SwiftUI and Auto-Renewable Subscriptions

  • Tutorial


Hello! Connected Denis from Apphud - a service for the analysis of renewable subscriptions for iOS-applications.

As you know, at WWDC 2019, Apple announced its new declarative SwiftUI framework. In this article I will try to tell how to use SwiftUI to make payment screens and implement the functionality of auto-renewable subscriptions.

If you are not already familiar with SwiftUI, you can read a short introductory article . And if you want to learn more about subscriptions and how to implement them correctly, then read this article .

You need Xcode 11 to work . Create a new project and make sure that there is a check mark next to “Use SwiftUI”.

SwiftUI is a framework for writing an interface, and therefore we cannot create a purchasing manager using it. But we will not write our manager, but use a ready-made solution, which we will supplement with our code. You can use, for example, SwiftyStoreKit . In our example, we will use the class from our previous article .

The products will be initialized on the main screen, the expiration date of our subscriptions and the button for switching to the purchase screen will also be displayed there.

if let windowScene = scene as? UIWindowScene {
    let window = UIWindow(windowScene: windowScene)
    window.rootViewController = UIHostingController(rootView: ContentView(productsStore: ProductsStore.shared))
    self.window = window

Consider the class SceneDelegate. In it, we create a singleton class ProductsStorein which the products are initialized. After that, create our root one ContentViewand specify singleton as an input parameter.
Consider the class ProductsStore:

class ProductsStore : ObservableObject {
    static let shared = ProductsStore()
    @Published var products: [SKProduct] = []
    @Published var anyString = "123" // little trick to force reload ContentView from PurchaseView by just changing any Published value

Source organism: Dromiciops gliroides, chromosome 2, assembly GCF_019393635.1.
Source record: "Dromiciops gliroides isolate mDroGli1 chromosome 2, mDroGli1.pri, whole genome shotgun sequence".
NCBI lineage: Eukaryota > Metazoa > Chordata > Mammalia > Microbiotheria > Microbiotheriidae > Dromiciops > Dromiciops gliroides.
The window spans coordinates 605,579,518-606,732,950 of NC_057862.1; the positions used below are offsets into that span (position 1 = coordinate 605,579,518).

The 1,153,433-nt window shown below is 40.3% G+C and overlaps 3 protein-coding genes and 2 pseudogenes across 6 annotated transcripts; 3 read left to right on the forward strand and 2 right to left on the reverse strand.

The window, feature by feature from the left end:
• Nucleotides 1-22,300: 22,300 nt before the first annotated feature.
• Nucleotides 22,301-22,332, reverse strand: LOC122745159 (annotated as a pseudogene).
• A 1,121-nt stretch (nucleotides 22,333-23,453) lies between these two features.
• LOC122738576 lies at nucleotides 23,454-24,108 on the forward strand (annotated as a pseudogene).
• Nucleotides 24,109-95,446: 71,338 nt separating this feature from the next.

func handleUpdateStore(){
        anyString = UUID().uuidString
    func initializeProducts(){
        IAPManager.shared.startWith(arrayOfIds: [subscription_1, subscription_2], sharedSecret: shared_secret) { products in    
            self.products = products   

This is a small class, a kind of "add-on" over IAPManager, serves to update ContentViewwhen updating the list of products. The class ProductsStoresupports the protocol ObservableObject.

What is ObservableObjectand @Published?

ObservableObject- This is a special protocol for observing objects and tracking changes in its properties. Properties must be marked with an attribute @Published. In the example, a notification is sent when the array changes products, but you can add this notification for any methods and properties of the object.

Product loading itself can be done in any way, but at the end of this request, you must assign the product array to a variable products. How to listen to changes? This is done using a key parameter @ObservedObject:

@ObservedObject var productsStore : ProductsStore

Simply put, this is something similar to the Notification Center. And for your to Viewreceive these notifications, you must have a variable of this object with an attribute @ObservedObject.

Back to the class logic ProductsStore. Its main purpose is to download and store a list of products. But the array of products is already stored in IAPManager, duplication occurs. This is not good, but, firstly, in this article I wanted to show you how object binning is implemented, and, secondly, it is not always possible to change the finished class of the purchase manager. For example, if you use third-party libraries, you will not be able to add a protocol ObservableObjectand send notifications.

It is worth noting that in addition to the attribute, @ObservedObjectthere is also an attribute @Statethat helps to track changes in simple variables (for example, Stringor Int) and a more global @EnvironmentObjectone that can update everything Viewin the application at once without the need to transfer a variable between objects.

Let's move on to the start screen ContentView:

struct ContentView : View {
    @ObservedObject var productsStore : ProductsStore
    @State var show_modal = false
    var body: some View {      
        VStack() {
            ForEach (productsStore.products, id: \.self) { prod in
                Text(prod.subscriptionStatus()).lineLimit(nil).frame(height: 80)
            Button(action: {
                print("Button Pushed")
                self.show_modal = true
            }) {
            }.sheet(isPresented: self.$show_modal) {

Let's figure out the code. With the help ForEachwe create text View, the number of which is equal to the number of products. Since we bind the variable productsStore, it Viewwill be updated whenever the array of products in the class changes ProductsStore.

The method subscriptionStatusis included in the class extension SKProductand returns the desired text depending on the expiration date of the subscription: